I'm having a little trouble adjusting to the late daylight already. It didn't get dark last night until sometime after I was in bed at 11:30 and it was light when I woke up at 5:00. I'm getting less sleep than I need I think and I'm pretty tired. That's why instead of pushing on to Whitehorse when Teslin didn't pan out, I stopped at the next park that was open in Johnson's Crossing and am thankful for a quiet place with 30 amp service at a reasonable price.
May 11, 2003 - Whitehorse
I got the best sleep I've had in ages last night and made it to Whitehorse, where I decided to stay at WalMart, the first time I've dry-camped since I left. Even the view from here is incredible with snow covered mountains and the company of other RVers seeking a free sleep spot for the night. It's really windy here and the coldest I've felt, but I've got the generator running and am happy to be safe and warm inside my little house.
Sometimes I find myself wondering what in the hell I'm doing in the middle of the Yukon all by myself and then I realize I'm not really by myself at all. As from the beginning of this journey, God continues to send me nothing but miracles and angels. The couple I had met from Delaware in Watson Lake found me here at WalMart. They told me about the side trip they took today to Skagway and convinced me I should leave my RV here and take the car there tomorrow, so that's what I'm gonna do.
May 12, 2003 - Cold in Whitehorse WalMart
What a difference a day makes. I woke up at 1:00 this morning freezing with nothing but cold air coming from my gas furnace. Since less than a month ago I had the same problem and spent $165 supposedly fixing it, I was more unhappy than even I would normally be. So I thought, OK, turn on the generator and charge the batteries and see if maybe low voltage was causing the problem. It wasn't - still no heat. And of course this was the coldest and windiest day so far since I left - it was 48 degrees in my house at the time. So I turned everything off and went back to bed with my long johns and comforter around me. When I woke again at 6:00 I tried to turn the generator on, but now it wouldn't come on either. My Delaware friend advised me to fill up with gas since I was sitting at about half full at that point. I know it has worked before on less than that, but I went and filled up and when I returned, the generator came on. I still had no heat, and my Delaware friends and another couple I met from Vidor, Texas, tried to figure it out with no luck. So I called the manufacturer to find out where I could take it for repair. There was a shop less than 2 blocks from me, and they were kind enough to drop everything and work on it for 3 hours. Since the circuit board had just been replaced, I watched them go through every sequence and finally determined that it was a minor adjustment in the gas pressure and in the electrode gap. Another $150 later and I am warm again.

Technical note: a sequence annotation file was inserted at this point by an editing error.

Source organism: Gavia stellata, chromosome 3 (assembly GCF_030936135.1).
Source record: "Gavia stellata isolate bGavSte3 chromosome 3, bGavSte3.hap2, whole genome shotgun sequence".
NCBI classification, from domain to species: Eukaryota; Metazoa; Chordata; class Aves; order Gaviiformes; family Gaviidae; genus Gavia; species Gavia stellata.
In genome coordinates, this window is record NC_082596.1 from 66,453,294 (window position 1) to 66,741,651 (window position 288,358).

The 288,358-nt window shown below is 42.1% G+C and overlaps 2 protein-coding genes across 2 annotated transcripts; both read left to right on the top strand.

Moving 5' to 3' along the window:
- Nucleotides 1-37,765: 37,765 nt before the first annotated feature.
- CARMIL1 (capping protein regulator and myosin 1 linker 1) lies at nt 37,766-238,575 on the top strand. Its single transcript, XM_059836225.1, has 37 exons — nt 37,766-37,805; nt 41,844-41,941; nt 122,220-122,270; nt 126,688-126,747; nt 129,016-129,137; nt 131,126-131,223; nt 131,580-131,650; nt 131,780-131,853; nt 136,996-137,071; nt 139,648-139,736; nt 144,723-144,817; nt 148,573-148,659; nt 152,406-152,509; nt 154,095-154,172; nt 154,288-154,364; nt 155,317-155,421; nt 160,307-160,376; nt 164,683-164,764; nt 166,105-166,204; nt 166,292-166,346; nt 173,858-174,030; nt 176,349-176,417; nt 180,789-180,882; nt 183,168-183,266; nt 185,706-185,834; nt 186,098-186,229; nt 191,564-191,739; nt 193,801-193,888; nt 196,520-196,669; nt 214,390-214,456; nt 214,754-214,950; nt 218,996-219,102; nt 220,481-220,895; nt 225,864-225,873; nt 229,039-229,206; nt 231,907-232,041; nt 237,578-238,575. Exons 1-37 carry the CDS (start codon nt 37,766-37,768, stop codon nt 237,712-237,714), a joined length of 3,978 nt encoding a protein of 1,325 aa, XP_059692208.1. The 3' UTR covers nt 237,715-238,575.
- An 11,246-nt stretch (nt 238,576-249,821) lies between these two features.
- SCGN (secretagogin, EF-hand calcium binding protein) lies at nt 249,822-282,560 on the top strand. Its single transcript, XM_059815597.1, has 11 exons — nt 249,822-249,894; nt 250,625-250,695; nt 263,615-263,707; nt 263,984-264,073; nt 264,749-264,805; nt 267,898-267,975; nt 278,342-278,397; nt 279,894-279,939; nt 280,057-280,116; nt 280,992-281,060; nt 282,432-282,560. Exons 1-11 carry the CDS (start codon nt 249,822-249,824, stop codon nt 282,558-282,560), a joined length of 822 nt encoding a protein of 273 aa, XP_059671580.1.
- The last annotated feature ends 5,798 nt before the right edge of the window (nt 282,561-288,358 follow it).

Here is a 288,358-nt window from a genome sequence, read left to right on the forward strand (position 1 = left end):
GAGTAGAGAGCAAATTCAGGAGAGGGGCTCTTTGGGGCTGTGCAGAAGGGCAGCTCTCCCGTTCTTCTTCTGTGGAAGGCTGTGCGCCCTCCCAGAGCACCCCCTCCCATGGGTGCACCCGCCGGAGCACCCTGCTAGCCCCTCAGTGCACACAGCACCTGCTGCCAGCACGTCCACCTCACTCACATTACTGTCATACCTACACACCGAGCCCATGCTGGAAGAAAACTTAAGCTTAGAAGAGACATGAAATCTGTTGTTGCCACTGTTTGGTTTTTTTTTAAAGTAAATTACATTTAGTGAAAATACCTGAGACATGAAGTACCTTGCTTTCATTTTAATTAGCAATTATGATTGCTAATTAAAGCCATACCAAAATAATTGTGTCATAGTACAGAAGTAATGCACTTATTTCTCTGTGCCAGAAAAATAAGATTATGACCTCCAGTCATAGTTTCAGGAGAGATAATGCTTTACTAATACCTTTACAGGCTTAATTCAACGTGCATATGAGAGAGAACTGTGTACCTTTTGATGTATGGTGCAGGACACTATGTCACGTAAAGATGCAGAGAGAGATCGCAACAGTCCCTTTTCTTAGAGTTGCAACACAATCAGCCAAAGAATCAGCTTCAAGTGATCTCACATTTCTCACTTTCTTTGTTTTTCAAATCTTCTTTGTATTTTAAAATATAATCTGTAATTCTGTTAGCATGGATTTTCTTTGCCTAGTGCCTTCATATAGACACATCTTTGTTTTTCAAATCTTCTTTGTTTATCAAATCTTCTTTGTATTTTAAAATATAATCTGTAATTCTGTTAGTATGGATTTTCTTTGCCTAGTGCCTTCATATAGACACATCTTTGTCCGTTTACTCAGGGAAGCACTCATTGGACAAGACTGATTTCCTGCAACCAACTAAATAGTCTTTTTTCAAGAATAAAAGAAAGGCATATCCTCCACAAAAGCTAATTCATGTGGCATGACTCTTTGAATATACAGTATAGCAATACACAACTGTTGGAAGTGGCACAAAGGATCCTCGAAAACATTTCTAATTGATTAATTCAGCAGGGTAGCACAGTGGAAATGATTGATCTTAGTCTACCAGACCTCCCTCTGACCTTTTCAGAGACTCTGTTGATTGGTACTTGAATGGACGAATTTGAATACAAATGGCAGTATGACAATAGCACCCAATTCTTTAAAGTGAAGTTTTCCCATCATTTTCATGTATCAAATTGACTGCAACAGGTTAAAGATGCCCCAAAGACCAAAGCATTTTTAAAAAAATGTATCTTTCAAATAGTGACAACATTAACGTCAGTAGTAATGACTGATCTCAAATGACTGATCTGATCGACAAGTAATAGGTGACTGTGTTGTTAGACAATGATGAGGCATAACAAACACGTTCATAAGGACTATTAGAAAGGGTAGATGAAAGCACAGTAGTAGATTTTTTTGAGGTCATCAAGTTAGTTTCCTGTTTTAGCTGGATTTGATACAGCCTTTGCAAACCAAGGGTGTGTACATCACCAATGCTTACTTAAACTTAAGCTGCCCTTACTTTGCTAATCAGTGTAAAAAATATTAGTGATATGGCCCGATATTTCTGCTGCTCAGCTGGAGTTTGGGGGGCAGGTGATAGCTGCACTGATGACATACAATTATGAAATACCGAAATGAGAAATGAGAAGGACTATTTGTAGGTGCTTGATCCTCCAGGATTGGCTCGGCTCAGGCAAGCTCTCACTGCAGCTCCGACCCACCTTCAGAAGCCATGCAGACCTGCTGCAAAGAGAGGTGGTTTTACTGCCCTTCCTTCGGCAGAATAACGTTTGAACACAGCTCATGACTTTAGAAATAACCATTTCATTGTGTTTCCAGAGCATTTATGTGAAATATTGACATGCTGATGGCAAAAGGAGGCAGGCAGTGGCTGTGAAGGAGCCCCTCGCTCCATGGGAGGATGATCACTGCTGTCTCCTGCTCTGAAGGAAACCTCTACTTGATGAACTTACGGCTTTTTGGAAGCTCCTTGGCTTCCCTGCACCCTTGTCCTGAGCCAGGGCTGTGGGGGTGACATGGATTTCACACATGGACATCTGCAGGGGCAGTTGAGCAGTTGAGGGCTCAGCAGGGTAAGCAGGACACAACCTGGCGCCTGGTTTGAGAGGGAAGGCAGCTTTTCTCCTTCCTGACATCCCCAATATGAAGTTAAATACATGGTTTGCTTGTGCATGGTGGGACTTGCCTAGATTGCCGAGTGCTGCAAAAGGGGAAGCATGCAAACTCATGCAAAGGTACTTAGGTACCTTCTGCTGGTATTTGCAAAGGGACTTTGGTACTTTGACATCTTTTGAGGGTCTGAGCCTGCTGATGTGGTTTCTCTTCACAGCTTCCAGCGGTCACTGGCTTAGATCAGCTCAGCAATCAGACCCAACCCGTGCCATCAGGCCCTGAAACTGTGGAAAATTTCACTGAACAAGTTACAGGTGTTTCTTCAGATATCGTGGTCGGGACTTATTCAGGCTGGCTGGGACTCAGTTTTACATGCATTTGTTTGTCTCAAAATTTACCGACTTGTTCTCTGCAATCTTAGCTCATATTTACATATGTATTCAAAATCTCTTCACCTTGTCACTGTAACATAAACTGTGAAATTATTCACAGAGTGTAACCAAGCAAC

So I decided I'd boondock again tonight at WalMart since my budget was definitely blown now, but I still wanted to go to Skagway tomorrow since it was too late by then for that trip. I thought I'd throw a pity party for myself and soak away some worries at Takhini Hotsprings, about 30 miles away. Their advertisement said they were open year round. Apparently that means except on Mondays. I was in the throes of my pity party for sure now.
So I went to the store and back to the RV to cook dinner. Sorry, generator won't come on again. Apparently my house batteries just will not hold a charge anymore, even for just a few hours and there just wasn't enough juice to start it. I promptly hooked up and took off for an RV park I'd heard about right off the road that turns to Skagway that is reasonably priced.
When I went into the office to check in, the lady asked how I was doing and I'm sure she didn't expect me to burst into tears in response, but that's exactly what I did. I blubbered about the day I'd had and she literally and figuratively took me into her arms and comforted me. I told her how my friends and family all either thought I was very brave or very stupid to be taking this trip alone and right now I was siding with the extremely stupid consensus. She told me about the travels she had made by herself and that of course sometimes unexpected things happen, but in the end, if we don't hurt ourselves or others, these things can make us stronger and more resilient. She reminded me that I proved that I can handle problems even if I don't like them and it's okay to have a good cleansing cry about it, too.
Sometimes the only thing that keeps me going forward is the alternative of what going back would mean. I might be able to find job security and fewer unpleasant surprises in Austin, but I think it would come at the price of my spirit, and I'm not ready to spend that yet. I'm still willing to trade security for adventure, I only wish I wasn't riddled with the doubts that I have right now and the feeling of failure that comes with being so scared.